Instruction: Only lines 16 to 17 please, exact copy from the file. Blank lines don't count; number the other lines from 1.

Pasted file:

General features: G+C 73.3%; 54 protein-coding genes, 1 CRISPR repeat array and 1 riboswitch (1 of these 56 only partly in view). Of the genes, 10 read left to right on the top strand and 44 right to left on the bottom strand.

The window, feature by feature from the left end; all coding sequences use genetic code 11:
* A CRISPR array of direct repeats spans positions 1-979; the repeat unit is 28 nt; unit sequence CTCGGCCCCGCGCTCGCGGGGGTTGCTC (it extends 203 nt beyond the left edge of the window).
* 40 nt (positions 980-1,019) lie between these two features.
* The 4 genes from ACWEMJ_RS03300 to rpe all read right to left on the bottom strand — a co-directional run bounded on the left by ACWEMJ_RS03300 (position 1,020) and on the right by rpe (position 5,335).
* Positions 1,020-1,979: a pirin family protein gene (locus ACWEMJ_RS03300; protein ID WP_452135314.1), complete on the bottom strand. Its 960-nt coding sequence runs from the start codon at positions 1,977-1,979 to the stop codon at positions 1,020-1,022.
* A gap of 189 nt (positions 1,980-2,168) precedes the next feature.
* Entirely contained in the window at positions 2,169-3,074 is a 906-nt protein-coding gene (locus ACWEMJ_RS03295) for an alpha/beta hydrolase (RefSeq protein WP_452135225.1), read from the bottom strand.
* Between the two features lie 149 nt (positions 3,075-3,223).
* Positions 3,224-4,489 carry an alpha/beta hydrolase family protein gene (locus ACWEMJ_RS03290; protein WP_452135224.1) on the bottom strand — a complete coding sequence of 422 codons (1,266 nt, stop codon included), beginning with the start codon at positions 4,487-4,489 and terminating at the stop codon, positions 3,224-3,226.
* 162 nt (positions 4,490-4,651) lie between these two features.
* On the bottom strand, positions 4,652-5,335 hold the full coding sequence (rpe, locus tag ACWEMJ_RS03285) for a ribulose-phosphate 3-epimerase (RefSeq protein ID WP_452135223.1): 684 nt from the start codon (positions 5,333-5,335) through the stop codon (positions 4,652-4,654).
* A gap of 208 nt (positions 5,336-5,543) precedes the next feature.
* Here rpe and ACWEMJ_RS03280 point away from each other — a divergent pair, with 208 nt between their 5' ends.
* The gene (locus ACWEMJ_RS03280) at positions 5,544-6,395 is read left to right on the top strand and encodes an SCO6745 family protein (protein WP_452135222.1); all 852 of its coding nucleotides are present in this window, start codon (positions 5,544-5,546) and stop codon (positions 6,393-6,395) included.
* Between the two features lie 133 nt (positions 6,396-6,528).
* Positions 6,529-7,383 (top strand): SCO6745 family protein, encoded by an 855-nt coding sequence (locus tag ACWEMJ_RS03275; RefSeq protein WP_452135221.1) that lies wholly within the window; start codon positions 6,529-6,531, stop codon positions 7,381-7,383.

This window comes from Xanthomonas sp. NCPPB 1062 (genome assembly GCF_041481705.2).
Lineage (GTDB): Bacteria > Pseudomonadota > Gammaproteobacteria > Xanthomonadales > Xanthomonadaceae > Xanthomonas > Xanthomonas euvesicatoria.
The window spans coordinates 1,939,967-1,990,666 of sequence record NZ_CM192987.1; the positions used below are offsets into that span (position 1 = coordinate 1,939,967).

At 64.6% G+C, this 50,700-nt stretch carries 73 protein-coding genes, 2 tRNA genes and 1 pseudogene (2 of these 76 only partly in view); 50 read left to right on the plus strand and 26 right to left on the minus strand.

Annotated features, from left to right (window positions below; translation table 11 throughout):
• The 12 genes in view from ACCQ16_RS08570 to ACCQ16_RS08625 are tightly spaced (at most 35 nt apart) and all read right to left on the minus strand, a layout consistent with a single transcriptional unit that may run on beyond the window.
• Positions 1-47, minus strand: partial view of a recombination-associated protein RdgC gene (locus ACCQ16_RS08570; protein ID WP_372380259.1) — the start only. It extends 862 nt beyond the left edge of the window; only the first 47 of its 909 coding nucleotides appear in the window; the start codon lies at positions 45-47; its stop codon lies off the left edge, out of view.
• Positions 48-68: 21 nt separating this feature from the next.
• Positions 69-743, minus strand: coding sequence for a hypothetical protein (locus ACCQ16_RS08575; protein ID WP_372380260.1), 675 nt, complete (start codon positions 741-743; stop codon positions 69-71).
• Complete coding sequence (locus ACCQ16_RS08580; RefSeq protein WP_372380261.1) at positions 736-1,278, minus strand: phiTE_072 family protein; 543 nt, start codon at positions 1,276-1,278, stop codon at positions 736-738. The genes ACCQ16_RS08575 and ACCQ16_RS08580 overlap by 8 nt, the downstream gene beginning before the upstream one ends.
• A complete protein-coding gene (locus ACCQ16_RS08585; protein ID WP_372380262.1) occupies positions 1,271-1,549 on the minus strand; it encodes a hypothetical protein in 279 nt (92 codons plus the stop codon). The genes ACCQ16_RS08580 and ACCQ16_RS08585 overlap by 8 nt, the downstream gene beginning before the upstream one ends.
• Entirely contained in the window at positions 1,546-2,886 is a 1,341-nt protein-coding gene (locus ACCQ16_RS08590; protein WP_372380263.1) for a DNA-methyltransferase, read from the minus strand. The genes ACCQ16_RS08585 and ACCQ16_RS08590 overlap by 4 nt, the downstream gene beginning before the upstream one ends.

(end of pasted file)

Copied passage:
* Between the two features lie 133 nt (positions 6,396-6,528).
* Positions 6,529-7,383 (top strand): SCO6745 family protein, encoded by an 855-nt coding sequence (locus tag ACWEMJ_RS03275; RefSeq protein WP_452135221.1) that lies wholly within the window; start codon positions 6,529-6,531, stop codon positions 7,381-7,383.